Now on display at the Smithsonian American Art Museum, Lewis’s life-size statue depicts the biblical woman Hagar, who served as the slave of Sarah, the wife of Abraham. When Sarah could not conceive, she granted Hagar permission to have a child with Abraham in order to preserve the family lineage. When Sarah eventually had a child with her husband, Hagar and her son Ishmael were freed, but forced to suffer a life of ostracization.
The biblical figure of Hagar had often been used by neoclassical artists to represent slavery. Indeed, this theme was extremely meaningful to Lewis, as she herself suffered racial violence and banishment during her college years. In a larger context, Hagar speaks to the alienation of all black women in American society. Lewis later stated that she had “a strong sympathy for all women who have struggled and suffered.”
Also on display at the Smithsonian American Art Museum, the Old Arrow Maker uses classical Greek and Roman style of sculpture to represent the characters of Henry Wadsworth Longfellow’s poem “The Song of Hiawatha” in an idealized manner. “The Song of Hiawatha” takes place along the shores of Lake Superior, and recalls the life of mythical Ojibwa hero Hiawatha and the lessons he taught his people, as well as his love for Minnehaha.
This scene depicts Minnehaha in her wigwam with her father as she waits for Hiawatha to ask for her hand in marriage. In this work, Lewis represents Minnehaha using idealized conventions, but broke barriers by representing her father, the arrow maker, using idealized but recognizable Native American features. In Old Arrow Maker, Lewis portrays Native Americans as tranquil, proud, and dignified differed from popular representations of the time, which often showed Native Americans (and African Americans) as eroticized savages. This work also held personal significance to Lewis, who was raised by Ojibwa women.
By the late 1880s, romanticism had replaced neoclassical sculpture. Lewis fell out of prominence and remained in Rome until her death. However, her life was still extremely inspirational to many. Although her works often adhered to traditional western standards or history and beauty, she did not. Not content to live and work in the domestic sphere, Lewis never married, and supported herself her entire life.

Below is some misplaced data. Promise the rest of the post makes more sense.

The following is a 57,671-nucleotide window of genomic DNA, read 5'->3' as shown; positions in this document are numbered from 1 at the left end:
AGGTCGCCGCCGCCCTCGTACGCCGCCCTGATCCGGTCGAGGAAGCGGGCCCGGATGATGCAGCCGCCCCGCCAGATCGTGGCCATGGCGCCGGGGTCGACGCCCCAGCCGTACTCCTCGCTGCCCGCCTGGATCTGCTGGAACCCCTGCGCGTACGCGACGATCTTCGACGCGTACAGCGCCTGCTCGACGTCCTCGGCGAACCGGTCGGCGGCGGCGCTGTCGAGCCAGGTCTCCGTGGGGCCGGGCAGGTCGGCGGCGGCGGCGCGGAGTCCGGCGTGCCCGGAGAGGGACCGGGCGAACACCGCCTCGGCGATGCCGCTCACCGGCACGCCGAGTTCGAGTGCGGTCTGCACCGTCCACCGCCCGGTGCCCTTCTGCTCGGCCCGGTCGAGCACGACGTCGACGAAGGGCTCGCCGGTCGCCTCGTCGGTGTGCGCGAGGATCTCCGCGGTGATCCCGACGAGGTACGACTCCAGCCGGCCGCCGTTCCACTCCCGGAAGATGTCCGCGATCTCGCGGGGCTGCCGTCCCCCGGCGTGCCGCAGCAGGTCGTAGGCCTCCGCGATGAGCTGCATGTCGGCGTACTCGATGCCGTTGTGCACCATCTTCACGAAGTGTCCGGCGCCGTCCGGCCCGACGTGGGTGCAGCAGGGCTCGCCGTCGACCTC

The life and works of Lewis had profound influence on Francis Willard, one of the pioneers of the early feminist movement in America. She took Lewis depiction of the slave’s marginalization within society and used it as a metaphor for white women living under the patriarchy. Lewis work and ideas to early feminist movements in America, although as with the contributions of many women of color, their contributions are neglected or attributed to white women.
Salenius, Sirpa A. “US-American New Women in Italy 1853-1870.” CLCWeb: Comparative Literature and Culture 14.1 (2012)
Regenia A. Perry Free within Ourselves: African-American Artists in the Collection of the National Museum of American Art (Washington, D.C.: National Museum of American Art in Association with Pomegranate Art Books, 1992) http://americanart.si.edu/collections/search/artist/?id=2914
Rivo, Lisa E.. “Lewis, Edmonia.” African American National Biography, edited by Ed. Henry Louis Gates Jr.. , edited by and Evelyn Brooks Higginbotham. . Oxford African American Studies Center, http://hutchinscenter.fas.harvard.edu/lewis-edmonia-c-1844%E2%80%93after-1909-sculptor
Gina Watylyk is a senior majoring in Technical Writing and Communication and minoring in Chemistry and Art History. She works as an editor and account executive at CLAgency, as a community advisor in Pioneer Hall, and as an office assistant in Frontier Hall. In her free time, Gina can be found going to concerts, riding her bike, eating brunch, or thinking about memes. Gina’s goal in life is to try as many ice cream flavors as possible.